TLC's '19 Kids' Pulled For Sex-Abuse Scandal
SCOTT SIMON, HOST:
"19 Kids And Counting" has been pulled from the air by TLC. The program centers on Jim Bob and Michelle Duggar, an Arkansas couple who have 19 children. TLC sidelined the show after the couple's 27-year-old son issued a statement apologizing for wrongdoing amid media reports he's been investigated for fondling underage girls when he was himself an underage teenager. Now, this is the second time that TLC has had to remove a show from its air after one of its stars was caught up in a controversy involving child molestation. NPR TV critic Eric Deggans joins us. Eric, thanks so much for being with us.
ERIC DEGGANS, BYLINE: I'm glad to be here.
SIMON: So TLC took this action after reports by In Touch magazine about Josh Duggar. How did the report lead up to this cancellation?
DEGGANS: Well, it's tough to know because TLC doesn't seem to be talking to the press on the record about this, but In Touch magazine found out about this through a police report that it got through a Freedom of Information Act request. And after the story was published, Josh Duggar, his wife, Anna, and his parents, Jim Bob and Michelle, each put statements on Facebook Thursday. Now, without admitting to specifics, Josh said, quote, "12 years ago, as a young teenager, I acted inexcusably." And he also said that he, quote, "confessed my wrongdoing to authorities." This happened just as TLC was airing a marathon of "19 Kids And Counting," which many of these episodes feature Josh. So by midafternoon Friday, the controversy was really heating up, and TLC wound up issuing a statement saying it was, quote, "deeply saddened and troubled by this heartbreaking situation" and that it was going to pull all episodes of the show from the air effective immediately.
SIMON: Now, the Duggars have become something of a symbol for a lot of Americans, haven't they?
DEGGANS: Yeah, that's true. They've been advocates on conservative issues in conservative politics. Josh Duggar resigned from a job at the conservative Christian lobbying group, the Family Research Council, after this came out. He had made a lot of appearances for the group advocating against the legalization of same-sex marriage. And the Duggar's family's Twitter feed has a lot of messages with those kind of messages on it. There's also been pieces on Salon.com and The New York Post accusing the family of hypocrisy. So all of this becomes a problem for TLC because they have to decide how they're going to deal with this in episodes. I mean, this isn't an actor in a fictional show.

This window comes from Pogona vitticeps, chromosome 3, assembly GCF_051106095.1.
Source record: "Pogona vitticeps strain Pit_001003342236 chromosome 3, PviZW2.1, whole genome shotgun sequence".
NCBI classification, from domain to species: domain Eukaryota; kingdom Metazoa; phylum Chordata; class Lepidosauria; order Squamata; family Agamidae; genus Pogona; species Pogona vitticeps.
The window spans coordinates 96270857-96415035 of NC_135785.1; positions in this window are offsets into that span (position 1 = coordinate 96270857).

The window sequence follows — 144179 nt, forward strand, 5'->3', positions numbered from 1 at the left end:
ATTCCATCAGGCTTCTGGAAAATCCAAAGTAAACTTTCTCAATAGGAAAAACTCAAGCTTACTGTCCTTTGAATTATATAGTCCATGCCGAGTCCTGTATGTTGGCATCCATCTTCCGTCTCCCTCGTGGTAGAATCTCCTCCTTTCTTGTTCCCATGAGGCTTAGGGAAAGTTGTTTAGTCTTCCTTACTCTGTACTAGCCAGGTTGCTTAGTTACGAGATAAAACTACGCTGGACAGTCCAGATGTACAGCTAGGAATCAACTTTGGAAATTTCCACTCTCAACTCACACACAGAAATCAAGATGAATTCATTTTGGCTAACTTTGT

SIMON: Yeah, you can't rewrite the script, yeah.
DEGGANS: Exactly, and part of the show's appeal has always been that this family has really strong moral values, so what do you do with a show that's centered on a family that's going through something this controversial?
SIMON: Now, Eric, last fall, TLC had to cancel "Here Comes Honey Boo Boo" about the family in Georgia because there were reports that the matriarch of the family was dating a guy who'd served jail time for molesting one of her daughters. So how does this scandal affect TLC, which I believe used to be known as The Learning Channel?
DEGGANS: (Laughter) Yeah, it's a long time since they've been known as that.
As always, the question here is what did they know and when did they know it? In a statement that Josh's wife made, she said that he had told her about this a long time ago - years ago. So questions arise whether TLC knew about this family secret and allowed the Duggars to present the image they presented to the world anyway. Now, as a critic, I've always wondered if families that agree to do these shows really know what they're getting into. You know, like, how the press is really going to dig into lives. And I've always wondered if channels like TLC are just hoping to make as much money as they can before everything implodes. Now, I'm always an optimist, so I'm hoping this situation is going to teach channels like TLC to be more careful about the people that they turn into stars, and maybe this'll make families think twice before they open their lives to the lens of a reality TV camera.
SIMON: NPR's Eric Deggans, keep watching for us. Thanks so much.
DEGGANS: Always a pleasure.
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